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Mr. Frederick Ernest Preston
Mr. Frederick E Preston came to Rushden in 1906 to work as an architect. He designed the Windmill Hall, the Palace Cinema, The Royal Theatre and St Peter's Church as well as several other fine buildings in Rushden. He was also a sidesman at St Peter's Church, as was the builder, Robert Marriott.

In 1908 he took up Baden Powell's inspiration, and was involved with formation of the 1st Rushden Scout Troop in 1909. He was Scoutmaster until 1915 when he joined up.

Rushden Echo, 9th April 1915, transcribed by Kay Collins

The Sportsmen's Battalion - Rushden Recruit in Training

Pte. F E Preston (Rushden), Sportsmen's Battalion, writes to us from Essex as follows:- "I am always anxious to know how things are progressing in Rushden and still hope to keep in touch with it. I trust the Scouts are going along all right, and are keeping together. We have been down here about three weeks. It is a beautiful place, and the camp is well organised, the huts being well fitted up and the food good, with plenty of it. They are putting us through fairly stiff drills, field work, and route marches. It is said that we shall soon be leaving for abroad."

During WWI the Scout troops across the country helped their local community by delivering messages. In Rushden the troop, together with boys from the Church Lads Brigade, helped by manning the telephone at the Police Station between 7pm and 10.30pm each evening. If a report was received that enemy aircraft were within 70 miles, the boys would run a message to a Special Police Constable. Older boys were detailed to guard railway bridges and tracks, or were on fire watch.

No official recognition for the work was made, so in 1920 the Specials at Rushden made their own presentation, in July 1920, in appreciation for how they had helped them during those years. Jim Matthews tells us that his father Ted, received the presentation bugle in a ceremony from the steps of the old Police Station.

On his return from the war, "Feppy" as he was affectionately known, drew up a Roll of Honour for the 122 scouts who had served, and to the memory of the 26 who had been killed during that conflict. He was appointed District Commissioner and for his dedication to the scouting movement he was awarded a Medal of Merit in 1934.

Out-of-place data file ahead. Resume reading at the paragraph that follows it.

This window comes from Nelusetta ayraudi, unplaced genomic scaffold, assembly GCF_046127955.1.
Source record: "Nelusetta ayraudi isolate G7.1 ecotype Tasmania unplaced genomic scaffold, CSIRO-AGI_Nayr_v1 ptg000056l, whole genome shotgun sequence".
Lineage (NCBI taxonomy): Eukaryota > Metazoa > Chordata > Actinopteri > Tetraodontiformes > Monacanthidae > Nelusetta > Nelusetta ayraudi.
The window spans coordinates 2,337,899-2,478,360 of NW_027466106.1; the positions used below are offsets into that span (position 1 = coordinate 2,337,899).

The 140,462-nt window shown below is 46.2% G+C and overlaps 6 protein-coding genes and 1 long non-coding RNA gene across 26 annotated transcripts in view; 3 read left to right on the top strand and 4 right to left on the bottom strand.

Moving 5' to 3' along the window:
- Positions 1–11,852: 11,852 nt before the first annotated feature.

Rushden Echo & Argus, 12th January 1934

Scouting Service Recognised - Pioneer in Rushden
Medal of Merit for District Commissioner

District Commissioner F. E. Preston, who organised Rushden’s Boy Scout movement and has for 25 years remained its best friend, has been awarded the Medal of Merit, a Scout honour only bestowed in cases of exceptional service.

The medal was pinned on him after he had dined with scoutmasters of the district, and represents the appreciation of all ranks, from the Chief Scout to the smallest Wolf Cub.

Mr. Preston did not actually establish the first Rushden patrol, but having had some experience of C.L.B. work, was attracted to it in the very earliest days, and was to all intents and purposes the pioneer of scouting in Rushden. That was 25 years ago, and he was Scoutmaster of the Rushden Troop until the Great War came and he joined the Artists’ Rifles.

After the war he was at once appointed District Scoutmaster, and in 1923, when a separate district was formed for Rushden, Higham Ferrers and the surrounding places, he became District Commissioner. Through his zeal numerous troops have been founded in the area, while for the Rushden boys Mr. Preston has spared nothing in time, service and generosity. [part of a longer article]

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